Abi will continue to need regular MRI scans and those will forever come at the cost of worry. Every illness will have me wondering whether it’s her cancer or her shunt malfunctioning. Every mood swing will make me consider if there’s a deeper cause. So I have long since realised that that is an ongoing story, with lots and twists and turns, but with no end. In fact, the only possible conclusion this story could ever have is my daughter’s death. It is an ending I hope to avoid. But it is a fear always present. And yet, in that fear, there is a beauty. Kahlil Gibran, in his poem ‘On Death’, puts it perfectly:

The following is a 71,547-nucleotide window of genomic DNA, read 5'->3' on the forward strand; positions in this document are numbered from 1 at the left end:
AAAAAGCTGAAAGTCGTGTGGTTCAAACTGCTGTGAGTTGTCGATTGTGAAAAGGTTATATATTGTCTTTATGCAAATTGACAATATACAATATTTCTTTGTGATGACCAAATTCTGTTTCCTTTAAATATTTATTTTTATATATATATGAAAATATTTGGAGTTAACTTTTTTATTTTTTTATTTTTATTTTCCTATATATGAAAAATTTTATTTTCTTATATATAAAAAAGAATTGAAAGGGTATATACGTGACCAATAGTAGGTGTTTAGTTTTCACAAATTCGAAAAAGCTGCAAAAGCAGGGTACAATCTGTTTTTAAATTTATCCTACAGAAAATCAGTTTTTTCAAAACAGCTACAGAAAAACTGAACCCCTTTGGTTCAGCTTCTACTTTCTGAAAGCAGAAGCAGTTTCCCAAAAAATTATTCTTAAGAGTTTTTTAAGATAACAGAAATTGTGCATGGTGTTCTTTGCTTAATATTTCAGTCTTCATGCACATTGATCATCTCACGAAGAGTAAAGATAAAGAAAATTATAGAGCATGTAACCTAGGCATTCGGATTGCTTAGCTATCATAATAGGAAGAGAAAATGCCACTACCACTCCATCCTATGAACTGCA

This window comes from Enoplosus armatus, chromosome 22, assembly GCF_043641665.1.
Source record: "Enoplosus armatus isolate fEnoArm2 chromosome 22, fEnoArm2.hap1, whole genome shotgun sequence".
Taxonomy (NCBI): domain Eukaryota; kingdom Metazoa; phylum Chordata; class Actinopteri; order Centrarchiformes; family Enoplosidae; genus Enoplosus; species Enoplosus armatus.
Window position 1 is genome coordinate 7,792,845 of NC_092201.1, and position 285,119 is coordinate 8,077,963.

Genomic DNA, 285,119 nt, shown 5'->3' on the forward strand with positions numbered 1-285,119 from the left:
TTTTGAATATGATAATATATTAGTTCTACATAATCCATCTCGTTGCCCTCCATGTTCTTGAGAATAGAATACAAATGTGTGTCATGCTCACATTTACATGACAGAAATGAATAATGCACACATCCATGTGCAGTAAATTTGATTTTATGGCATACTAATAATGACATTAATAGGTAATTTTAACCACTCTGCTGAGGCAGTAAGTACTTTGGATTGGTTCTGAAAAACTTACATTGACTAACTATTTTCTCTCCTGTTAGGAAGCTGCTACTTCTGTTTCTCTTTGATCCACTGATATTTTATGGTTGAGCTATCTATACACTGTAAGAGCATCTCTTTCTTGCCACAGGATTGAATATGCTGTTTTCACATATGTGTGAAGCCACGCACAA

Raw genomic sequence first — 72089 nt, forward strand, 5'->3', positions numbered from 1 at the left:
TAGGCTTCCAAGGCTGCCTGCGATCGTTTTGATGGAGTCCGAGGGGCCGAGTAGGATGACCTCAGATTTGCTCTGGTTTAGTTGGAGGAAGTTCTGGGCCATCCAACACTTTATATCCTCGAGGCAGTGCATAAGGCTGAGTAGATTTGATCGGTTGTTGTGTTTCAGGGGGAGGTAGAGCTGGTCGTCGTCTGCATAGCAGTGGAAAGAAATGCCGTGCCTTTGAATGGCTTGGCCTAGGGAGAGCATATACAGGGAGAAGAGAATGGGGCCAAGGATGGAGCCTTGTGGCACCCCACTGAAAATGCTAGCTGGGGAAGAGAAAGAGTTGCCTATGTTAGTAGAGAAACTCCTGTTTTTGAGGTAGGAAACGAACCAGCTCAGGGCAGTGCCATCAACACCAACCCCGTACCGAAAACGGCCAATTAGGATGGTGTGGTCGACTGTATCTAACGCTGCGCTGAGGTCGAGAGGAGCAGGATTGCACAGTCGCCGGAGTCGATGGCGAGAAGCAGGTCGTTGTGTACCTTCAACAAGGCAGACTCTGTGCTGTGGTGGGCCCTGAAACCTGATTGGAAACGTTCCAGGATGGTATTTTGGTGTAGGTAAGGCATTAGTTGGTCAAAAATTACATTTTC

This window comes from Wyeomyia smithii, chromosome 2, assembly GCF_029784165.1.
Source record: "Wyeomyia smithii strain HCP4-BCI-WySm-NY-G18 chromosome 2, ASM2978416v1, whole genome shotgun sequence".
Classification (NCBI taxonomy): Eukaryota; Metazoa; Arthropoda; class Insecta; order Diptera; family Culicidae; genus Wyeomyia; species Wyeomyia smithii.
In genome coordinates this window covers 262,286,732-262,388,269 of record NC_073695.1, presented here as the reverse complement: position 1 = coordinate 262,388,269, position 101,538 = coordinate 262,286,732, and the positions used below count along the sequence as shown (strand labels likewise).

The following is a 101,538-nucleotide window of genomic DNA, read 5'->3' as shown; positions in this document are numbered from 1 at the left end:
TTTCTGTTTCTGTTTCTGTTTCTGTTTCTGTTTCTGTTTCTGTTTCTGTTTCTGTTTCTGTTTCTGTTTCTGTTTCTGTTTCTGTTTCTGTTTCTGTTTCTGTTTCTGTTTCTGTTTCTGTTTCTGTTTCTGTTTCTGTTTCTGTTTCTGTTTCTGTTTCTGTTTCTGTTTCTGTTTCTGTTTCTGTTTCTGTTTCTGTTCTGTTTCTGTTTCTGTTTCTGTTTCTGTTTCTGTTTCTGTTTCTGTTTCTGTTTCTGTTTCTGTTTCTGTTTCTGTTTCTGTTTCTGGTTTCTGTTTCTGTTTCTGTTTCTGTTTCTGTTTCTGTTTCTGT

In the depth of your hopes and desires lies your silent knowledge of the beyond; And like seeds dreaming beneath the snow your heart dreams of spring. Trust the dreams, for in them is hidden the gate to eternity. Your fear of death is but the trembling of the shepherd when he stands before the king whose hand is to be laid upon him in honour. Is the shepherd not joyful beneath his trembling, that he shall wear the mark of the king? Yet is he not more mindful of his trembling?
But the best part is that, despite my fear, Abi’s illness is not terminal. In fact, at the moment, she’s amazingly healthy. And my heart soars at that.